Even though the takeover has yet to close, Molyneux has moved rapidly to promote AUC and raise its public profile.  He has hired Toronto branding agency Baustein Strategic Design Group, which has already posted a web page complete with dubious claims regarding the company’s uranium deposits. 

And in a biographical sketch of AUC on the website of the upcoming Sprott Vancouver Natural Resource Symposium, several inaccurate and misleading statements are made, including “Azarga is listed on the main board of TSX with a market capitalization of C$35 million.”  In fact, since the reverse takeover has not yet closed, the claim of a Toronto stock exchange listing is premature.  And as of July 18, Powertech’s market capitalization is only $9.9 million CAD. 

The Sprott blurb goes on to state that “Dewey Burdock received Nuclear Regulatory Commission approval in April 2014” without mentioning the ongoing contested hearing process before the NRC’s Atomic Safety and Licensing Board, or the fact that EPA and South Dakota permits have not been obtained. 

The transfer of control of the proposed Dewey-Burdock project to Molyneux, et al., has spurred some to question the legitimacy of the contested NRC operating license.  In a November 2013 news story in the Black Hills Pioneer, reporter Adam Hurlburt asks “Who are we permitting?”.  As reported by Hurlburt, Powertech responded by email that “If ownership should change, the new owner is bound by all permit and license conditions…”

NRC regulations include a requirement that “the applicant is qualified by reason of training and experience to use the source material for the purpose requested in such manner as to protect health and minimize danger to life or property”.  Although Powertech has never operated a uranium mine, the Canadian company does at least employ a couple of individuals with such experience.  The two, John Mays and Frank Lichnovsky, are expected to keep working for AUC, but control of the company will be held by persons with absolutely no experience with in-situ leach uranium mining.  However, NRC staff is not expected to raise concerns regarding the change of control, according to someone with knowledge of the matter.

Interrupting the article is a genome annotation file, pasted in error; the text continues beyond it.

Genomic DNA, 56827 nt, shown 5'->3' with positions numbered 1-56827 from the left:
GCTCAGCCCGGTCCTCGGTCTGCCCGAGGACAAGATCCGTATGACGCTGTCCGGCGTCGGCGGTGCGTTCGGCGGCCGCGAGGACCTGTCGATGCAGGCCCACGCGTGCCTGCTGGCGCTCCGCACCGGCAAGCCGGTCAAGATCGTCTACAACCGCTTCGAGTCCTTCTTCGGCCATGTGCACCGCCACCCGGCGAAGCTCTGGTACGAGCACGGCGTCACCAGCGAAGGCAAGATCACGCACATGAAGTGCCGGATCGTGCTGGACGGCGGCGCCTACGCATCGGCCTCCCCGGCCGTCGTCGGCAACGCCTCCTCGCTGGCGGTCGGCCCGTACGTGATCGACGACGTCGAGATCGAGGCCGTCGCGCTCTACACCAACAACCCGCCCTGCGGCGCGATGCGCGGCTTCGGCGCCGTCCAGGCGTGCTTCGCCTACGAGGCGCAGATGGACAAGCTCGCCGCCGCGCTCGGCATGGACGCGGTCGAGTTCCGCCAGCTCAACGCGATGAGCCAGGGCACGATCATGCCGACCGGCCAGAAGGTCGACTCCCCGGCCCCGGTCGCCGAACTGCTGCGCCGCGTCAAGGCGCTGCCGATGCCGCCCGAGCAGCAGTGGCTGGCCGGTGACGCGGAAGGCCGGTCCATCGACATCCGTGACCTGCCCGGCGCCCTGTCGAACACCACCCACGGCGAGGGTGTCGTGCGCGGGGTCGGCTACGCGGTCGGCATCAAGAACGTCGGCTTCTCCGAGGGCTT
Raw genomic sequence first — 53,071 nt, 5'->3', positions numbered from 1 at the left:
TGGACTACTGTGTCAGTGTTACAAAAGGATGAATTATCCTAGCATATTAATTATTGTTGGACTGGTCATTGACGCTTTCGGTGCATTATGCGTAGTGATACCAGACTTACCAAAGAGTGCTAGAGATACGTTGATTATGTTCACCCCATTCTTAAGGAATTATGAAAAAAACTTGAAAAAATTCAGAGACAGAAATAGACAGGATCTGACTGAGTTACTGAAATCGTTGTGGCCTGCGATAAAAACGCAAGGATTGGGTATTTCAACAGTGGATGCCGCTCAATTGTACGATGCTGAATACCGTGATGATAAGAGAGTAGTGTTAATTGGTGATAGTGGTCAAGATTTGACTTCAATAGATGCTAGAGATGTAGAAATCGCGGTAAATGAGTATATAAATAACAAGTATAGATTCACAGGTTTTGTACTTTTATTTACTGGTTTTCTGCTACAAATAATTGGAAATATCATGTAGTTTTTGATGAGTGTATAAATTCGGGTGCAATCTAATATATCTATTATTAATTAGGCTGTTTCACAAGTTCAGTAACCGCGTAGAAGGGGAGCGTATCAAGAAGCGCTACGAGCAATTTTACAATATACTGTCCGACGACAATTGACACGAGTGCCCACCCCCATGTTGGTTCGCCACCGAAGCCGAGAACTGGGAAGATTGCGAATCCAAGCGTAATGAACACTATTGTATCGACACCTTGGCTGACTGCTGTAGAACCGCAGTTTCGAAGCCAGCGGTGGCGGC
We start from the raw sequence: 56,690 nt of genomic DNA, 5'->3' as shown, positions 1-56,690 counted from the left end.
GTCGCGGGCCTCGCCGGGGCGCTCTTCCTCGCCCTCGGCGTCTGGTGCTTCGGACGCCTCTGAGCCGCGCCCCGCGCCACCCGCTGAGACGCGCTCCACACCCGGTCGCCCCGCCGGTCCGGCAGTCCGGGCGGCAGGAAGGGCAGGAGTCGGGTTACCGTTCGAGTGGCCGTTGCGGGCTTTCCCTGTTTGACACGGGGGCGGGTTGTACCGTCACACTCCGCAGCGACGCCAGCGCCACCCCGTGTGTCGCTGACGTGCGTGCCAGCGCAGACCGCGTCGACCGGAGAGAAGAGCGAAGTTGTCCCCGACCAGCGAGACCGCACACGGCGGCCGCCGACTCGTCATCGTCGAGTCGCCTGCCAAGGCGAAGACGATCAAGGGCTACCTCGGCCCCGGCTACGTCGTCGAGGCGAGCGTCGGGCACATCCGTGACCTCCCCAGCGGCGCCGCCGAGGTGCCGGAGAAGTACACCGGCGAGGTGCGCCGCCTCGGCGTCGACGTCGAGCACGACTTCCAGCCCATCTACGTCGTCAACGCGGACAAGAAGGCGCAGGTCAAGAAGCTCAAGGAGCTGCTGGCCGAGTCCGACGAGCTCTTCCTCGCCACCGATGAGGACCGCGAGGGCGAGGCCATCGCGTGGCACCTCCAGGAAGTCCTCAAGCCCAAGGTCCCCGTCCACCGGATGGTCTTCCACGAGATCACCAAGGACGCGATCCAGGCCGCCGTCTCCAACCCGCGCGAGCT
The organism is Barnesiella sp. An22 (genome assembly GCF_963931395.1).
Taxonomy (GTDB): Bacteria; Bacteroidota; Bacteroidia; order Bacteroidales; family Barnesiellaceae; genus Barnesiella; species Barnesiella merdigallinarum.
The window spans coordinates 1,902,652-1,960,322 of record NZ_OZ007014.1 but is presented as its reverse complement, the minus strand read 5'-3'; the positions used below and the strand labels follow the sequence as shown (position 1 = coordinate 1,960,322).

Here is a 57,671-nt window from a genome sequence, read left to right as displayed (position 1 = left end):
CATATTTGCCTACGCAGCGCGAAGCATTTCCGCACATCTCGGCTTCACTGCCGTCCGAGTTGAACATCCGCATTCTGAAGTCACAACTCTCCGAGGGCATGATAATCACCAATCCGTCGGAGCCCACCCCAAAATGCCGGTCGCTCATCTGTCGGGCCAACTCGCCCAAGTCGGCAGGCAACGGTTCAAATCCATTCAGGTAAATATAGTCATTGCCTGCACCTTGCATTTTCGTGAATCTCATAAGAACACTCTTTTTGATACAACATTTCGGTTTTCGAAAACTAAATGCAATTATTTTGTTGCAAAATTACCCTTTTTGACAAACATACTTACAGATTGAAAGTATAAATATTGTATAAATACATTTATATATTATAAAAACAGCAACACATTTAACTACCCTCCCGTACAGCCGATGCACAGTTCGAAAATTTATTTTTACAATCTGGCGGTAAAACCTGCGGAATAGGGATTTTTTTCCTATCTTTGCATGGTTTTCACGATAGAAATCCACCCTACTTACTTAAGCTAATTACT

News release - "Powertech Shareholders Approve Merger to Create Azarga Uranium Corp." - Powertech Uranium Corp. - June 30, 2014 (PDF 203 KB, 3 pages)


SHARE PURCHASE AGREEMENT between POWERTECH URANIUM CORP. and AZARGA RESOURCES LIMITED - February 25, 2014 (PDF 226 KB, 65 pages)  Includes list of Azarga shareholders (Schedule A).

News release - "Blumont emerges as winner in Azarga Resources’ reverse takeover bid for TSX-listed Powertech Uranium Corp" - Blumont Group Ltd. - February 28, 2014 (PDF 519 KB, 3 pages) 

"Molyneux Drops Blumont Investment Plan on Singapore Lawsuits" by Jonathan Burgos, Bloomberg News - April 9, 2014

Letter from Douglas Mandeville, Senior Project Manager, U.S. Nuclear Regulatory Commission to James Coates, Managing Member, Mineral Ablation LLC noting that the company is two months late submitting its "white paper" presenting its views on technical and legal aspects of the ablation technology and its place in NRC's regulations, and reminding the company that it is subject to lower possession limits of uranium ore per 10 CFR 40.22 - April 17, 2014 (PDF 71 KB, 3 pages)

Alexander Molyneux’s ownership of uranium mining properties as of July 4, 2014 (PDF 209 KB, 1 page)

"Azarga Uranium" - Baustein Strategic Design Group Inc.

"Azarga Uranium" - Sprott Vancouver Natural Resource Symposium

Quote - Powertech Uranium Corp. (PWE) - tmxmoney.com


"Who are we permitting?" by Adam Hurlburt, Black Hills Pioneer - November 5, 2013 (PDF 17 KB, 3 pages)

§ 40.32 General requirements for issuance of specific licenses. - United States Nuclear Regulatory Commission  "The applicant is qualified by reason of training and experience to use the source material for the purpose requested in such manner as to protect health and minimize danger to life or property..."

Powertech sells 60% of Centennial project to Hong Kong investment firm; inexperienced Chinese company becomes largest Powertech shareholder  Powertech agrees to sell controlling interest in dormant Colorado uranium project to recently-formed Azarga Resources; 38-year-old Australian CEO Alex Molyneux makes deal to buy out Toronto hedge fund's shares, and is likely to propose new mining and processing methods for project - Posted October 13, 2013

AZARGA TAKEOVER BY SUMMER 2014? Hong Kong firm buys out Synatom, increasing ownership to 45.1%; expected conversion of debt to equity will give Azarga control of Powertech; mining method for Centennial and Dewey-Burdock likely to change - Posted November 18, 2013